“ËœHide Your Hammers’ Nailed It
Thanks for the insightful Commentary. I’m surprised that it hasn’t prompted more response, but I’m looking at your online version. Hopefully it will make some waves after folks read it in the print magazine, which I just received.
I used the word “hopefully” above because your piece should resonate with utility leadership and indicate that something is wrong in their industry. As a company, we work on the B2B side. And unfortunately, I see this same “your call is not important” philosophy on the business end also. I do believe that the industry has lost its sense of purpose. Providing the energy resource to customers (individuals, as well as commercial/industrial companies) at a reasonable cost is the purpose. The customer should be the major focus, not Wall Street, regulatory boards, municipal authorities. Our philosophy, which seems to be true from our 30-plus years’ business experience, is that if your take care of your purpose of assisting your clients/customers, they will make sure your organization reaches its goal (usually revenue).
The statistics you indicated are interesting, but one thing jumped out at me: the costs indicated were just for answering the call, just the connection, not listening to the customer’s voice and solving a problem. I think utilities have lost sight of this situation and with it customer care and service. In many ways, utilities are not involved in simple buy-sell transactions. There is a far more complex set of conditions surrounding the energy industry as a whole, and utilities as a major subset. Unless we change the transactional culture becoming so prevalent in our business dealings, we will have lost our higher purpose and made into a commodity that which cannot and should not be dealt with in this way.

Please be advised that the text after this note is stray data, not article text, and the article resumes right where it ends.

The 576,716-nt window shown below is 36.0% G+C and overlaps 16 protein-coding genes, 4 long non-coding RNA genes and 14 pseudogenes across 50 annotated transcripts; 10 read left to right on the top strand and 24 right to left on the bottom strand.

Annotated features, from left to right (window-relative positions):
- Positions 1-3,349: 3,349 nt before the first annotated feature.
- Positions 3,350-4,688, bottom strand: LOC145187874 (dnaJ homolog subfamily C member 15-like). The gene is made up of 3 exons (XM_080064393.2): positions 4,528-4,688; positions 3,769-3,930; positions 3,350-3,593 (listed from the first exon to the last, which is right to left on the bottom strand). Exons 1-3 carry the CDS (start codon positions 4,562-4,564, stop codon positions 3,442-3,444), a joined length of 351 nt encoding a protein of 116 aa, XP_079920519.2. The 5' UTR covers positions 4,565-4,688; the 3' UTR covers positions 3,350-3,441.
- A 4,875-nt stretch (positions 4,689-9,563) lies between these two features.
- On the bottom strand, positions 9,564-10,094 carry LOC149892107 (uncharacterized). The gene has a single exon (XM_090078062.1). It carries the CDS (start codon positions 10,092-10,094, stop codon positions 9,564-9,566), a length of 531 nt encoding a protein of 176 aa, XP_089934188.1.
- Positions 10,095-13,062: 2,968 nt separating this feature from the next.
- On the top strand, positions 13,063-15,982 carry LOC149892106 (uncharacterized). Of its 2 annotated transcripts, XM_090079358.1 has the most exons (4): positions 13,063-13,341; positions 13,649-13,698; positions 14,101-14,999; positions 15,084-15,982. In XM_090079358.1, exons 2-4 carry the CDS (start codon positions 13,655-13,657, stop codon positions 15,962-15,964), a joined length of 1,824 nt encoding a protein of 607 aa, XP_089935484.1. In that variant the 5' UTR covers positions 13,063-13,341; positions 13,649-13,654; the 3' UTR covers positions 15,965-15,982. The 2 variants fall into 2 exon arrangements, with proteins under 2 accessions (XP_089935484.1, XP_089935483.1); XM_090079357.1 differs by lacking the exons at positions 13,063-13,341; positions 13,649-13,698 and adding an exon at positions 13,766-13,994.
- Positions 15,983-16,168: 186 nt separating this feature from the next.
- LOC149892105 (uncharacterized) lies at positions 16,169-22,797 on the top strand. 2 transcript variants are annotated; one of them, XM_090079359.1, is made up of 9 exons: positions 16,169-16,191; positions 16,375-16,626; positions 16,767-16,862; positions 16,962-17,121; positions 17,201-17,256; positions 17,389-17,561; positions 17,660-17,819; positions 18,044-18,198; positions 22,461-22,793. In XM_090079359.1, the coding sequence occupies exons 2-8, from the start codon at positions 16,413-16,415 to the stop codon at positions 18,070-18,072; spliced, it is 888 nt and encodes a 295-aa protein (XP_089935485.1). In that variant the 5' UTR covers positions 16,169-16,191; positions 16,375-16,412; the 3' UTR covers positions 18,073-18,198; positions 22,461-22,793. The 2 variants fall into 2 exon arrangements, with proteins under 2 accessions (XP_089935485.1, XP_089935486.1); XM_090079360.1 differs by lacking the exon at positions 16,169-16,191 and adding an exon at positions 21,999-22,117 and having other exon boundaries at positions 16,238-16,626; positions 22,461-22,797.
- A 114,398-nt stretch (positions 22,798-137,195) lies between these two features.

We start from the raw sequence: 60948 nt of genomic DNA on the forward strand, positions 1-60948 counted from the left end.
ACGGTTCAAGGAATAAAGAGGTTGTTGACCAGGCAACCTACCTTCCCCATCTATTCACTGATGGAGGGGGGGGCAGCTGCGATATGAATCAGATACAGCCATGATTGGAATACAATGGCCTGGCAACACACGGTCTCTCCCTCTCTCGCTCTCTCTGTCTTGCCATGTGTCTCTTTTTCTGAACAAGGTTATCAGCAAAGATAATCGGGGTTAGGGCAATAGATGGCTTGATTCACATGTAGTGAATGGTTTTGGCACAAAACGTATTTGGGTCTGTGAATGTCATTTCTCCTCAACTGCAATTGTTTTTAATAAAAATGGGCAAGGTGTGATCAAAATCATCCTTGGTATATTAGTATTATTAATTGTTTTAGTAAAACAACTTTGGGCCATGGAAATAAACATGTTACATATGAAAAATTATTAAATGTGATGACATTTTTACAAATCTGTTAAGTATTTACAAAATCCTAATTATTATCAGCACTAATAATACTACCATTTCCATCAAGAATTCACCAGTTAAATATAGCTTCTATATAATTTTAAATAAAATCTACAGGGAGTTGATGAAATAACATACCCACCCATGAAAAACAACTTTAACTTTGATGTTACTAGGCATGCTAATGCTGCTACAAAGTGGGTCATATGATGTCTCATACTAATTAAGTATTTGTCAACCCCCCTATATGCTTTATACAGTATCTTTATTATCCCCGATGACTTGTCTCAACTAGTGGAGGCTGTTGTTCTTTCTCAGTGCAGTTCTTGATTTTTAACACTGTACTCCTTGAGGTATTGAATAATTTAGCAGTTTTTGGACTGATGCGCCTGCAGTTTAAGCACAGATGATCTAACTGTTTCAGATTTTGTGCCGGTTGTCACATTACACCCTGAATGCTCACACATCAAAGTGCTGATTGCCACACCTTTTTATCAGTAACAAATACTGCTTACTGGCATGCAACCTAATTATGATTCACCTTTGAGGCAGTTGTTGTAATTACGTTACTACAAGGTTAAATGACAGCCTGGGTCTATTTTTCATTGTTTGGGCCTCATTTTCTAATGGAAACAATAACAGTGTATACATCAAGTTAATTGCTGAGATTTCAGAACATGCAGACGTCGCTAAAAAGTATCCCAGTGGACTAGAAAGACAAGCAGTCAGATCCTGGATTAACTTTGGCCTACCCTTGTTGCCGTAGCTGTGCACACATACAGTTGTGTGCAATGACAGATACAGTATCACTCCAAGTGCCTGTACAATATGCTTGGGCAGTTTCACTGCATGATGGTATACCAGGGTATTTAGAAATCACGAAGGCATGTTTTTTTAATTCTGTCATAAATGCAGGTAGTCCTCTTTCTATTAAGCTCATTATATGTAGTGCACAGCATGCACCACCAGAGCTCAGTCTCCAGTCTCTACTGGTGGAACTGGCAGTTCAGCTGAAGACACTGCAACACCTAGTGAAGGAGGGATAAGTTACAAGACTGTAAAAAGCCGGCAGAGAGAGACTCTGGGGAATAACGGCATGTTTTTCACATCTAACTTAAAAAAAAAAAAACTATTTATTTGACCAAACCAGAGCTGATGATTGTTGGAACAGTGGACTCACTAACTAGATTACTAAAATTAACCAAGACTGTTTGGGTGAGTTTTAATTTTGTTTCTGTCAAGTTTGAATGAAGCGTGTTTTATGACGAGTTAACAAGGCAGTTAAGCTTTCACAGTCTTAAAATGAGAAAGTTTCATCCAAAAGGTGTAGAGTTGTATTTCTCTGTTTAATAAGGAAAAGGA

Your dad’s experience is the result.
Thanks for taking a stand for all of us.
Executive Vice President
MBDi, Mastering Business Development Inc.
July/August’s Corrosion Control Article
Dear Ms. Kathleen Davis,
I have comments concerning the article in the July/August issue of EL&P on Page 46, “Corrosion-control Coatings Protect Power Plant FGD Systems.”
I’m a mechanical engineer who has spent 40 years in the utility business. One of the many things I have worked on was flue-gas desulfurization (FGD) systems that first started to be installed in the early ’70s. Corrosion problems have plagued FGD systems since the beginning. Some of the initial FGD systems were constructed of carbon steel and then were lined with protective coatings. The protective coatings typically had very specific requirements for proper installation, such as relatively tight ambient temperature requirements during the installation. Corrosion failure of the underlying material resulted in major outages and large expenditures for replacement and repair.
The Electric Power Research Institute, FGD manufacturers, coating suppliers, engineering companies and utilities have been working on understanding corrosion mechanisms and corrective actions since the initial failures in the ’70s. It seems to me that corrosion failures on FGD systems are well-understood unless the initial specifications for the FGD system was not properly vetted or the specifications were put together considering only the capital cost and not the future O&M cost.
David L. Tackett
Owner, Tailored Business Solutions LLC